This blog explores the topic of intercepting communications to build your family law case. When a couple is unable to reconcile their differences, separation or a divorce may be considered. Oftentimes, the parties who anticipate a divorce may begin the process of storing certain documents in order to build their cases against one another. Spouses may try to find texts of their partner cheating on them, or may try to sort through their partner’s email accounts in order to find certain information. Is this allowed? The purpose of this entry is to discuss North Carolina’s stance on intercepting communications.

NC Wiretapping Law

North Carolina General Statues § 15A-287 provides some insight into how far a party may go in order to intercept another party’s electronic, wire, or oral communications. In sum, North Carolina is considered to be a “one-party consent” state. What this means is that unless one party to the communication consents to the conversation being recorded, it is illegal to record the conversation. So, if you receive permission from the other party to record, you are fine. If you are a party to a conversation and you want to record the conversation, you are fine.

Civil and Criminal Penalties for Breaking the Law

NC law is clear on what constitutes an illegal interception of wire, oral, or electronic communications, so what kind of penalties might someone face for breaking this law? Section 15A-287 states that a person is guilty of a Class H felony if they intercept a communication without the consent of at least one party to the communication. Beyond the criminalconsequences of violating this statute, a person may be facing civil charges, as well, depending on how the intercepted communications were used or disseminated.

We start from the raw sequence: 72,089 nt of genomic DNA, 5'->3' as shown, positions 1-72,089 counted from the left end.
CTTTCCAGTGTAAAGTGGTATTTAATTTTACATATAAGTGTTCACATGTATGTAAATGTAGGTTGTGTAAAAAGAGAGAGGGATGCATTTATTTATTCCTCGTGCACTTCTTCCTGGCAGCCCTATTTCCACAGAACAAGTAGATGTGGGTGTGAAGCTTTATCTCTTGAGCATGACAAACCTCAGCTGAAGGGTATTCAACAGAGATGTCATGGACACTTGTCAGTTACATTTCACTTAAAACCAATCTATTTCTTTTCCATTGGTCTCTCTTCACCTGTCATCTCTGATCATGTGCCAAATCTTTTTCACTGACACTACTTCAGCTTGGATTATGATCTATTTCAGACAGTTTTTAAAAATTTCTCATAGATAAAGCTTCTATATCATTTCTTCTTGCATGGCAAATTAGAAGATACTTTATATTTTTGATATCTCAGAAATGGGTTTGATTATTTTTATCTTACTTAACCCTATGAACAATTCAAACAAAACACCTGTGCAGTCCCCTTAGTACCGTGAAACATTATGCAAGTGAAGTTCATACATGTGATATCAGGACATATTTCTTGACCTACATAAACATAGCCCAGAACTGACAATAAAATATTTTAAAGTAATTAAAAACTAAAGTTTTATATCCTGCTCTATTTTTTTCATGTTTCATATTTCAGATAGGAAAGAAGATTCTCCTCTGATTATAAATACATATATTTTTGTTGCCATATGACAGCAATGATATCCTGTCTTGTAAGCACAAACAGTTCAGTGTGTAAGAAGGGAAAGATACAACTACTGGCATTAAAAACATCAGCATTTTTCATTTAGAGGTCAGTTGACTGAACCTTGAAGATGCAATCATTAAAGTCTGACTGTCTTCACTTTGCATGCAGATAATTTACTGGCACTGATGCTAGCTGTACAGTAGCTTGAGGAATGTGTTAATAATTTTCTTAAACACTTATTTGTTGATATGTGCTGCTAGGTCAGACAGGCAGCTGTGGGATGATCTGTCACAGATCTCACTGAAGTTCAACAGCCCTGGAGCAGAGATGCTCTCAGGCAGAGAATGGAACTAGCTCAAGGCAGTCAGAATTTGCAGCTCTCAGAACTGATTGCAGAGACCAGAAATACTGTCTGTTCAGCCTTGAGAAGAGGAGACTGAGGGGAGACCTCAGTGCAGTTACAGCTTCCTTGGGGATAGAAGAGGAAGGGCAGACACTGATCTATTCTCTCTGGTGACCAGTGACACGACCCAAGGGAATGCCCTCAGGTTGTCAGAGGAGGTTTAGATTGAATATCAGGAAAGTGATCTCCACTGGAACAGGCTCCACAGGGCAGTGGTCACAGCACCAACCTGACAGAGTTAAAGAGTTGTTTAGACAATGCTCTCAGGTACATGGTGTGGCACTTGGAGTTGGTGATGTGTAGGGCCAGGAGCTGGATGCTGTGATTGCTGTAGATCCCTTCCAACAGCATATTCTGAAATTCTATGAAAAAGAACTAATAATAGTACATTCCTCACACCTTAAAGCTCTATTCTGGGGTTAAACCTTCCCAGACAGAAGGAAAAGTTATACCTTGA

How is This Information Used in Court?

Depending on the type of family law issue you are bringing to court and what your family law attorney discusses with you, recordings may be played during a family law trial. It is important to provide any recorded information to your family law lawyer in advance, so that they may determine its relevance to your case and how it may be used in a trial setting.

Consider setting up a consultation with a family law attorney at Gilles Law, PLLC. You can reach us at 980-272-8438 at our office in Uptown Charlotte. We are here to assist with your inquiries.

This Blog/Web Site is made available by Gilles Law, PLLC for educational purposes only as well as to give you general information and a general understanding of the law, not to provide specific legal advice. By using this blog site, you understand that there is no attorney-client relationship between you and the Blog/Web Site publisher. The Blog/Web Site should not be used as a substitute for competent legal advice from a licensed professional attorney in your state.

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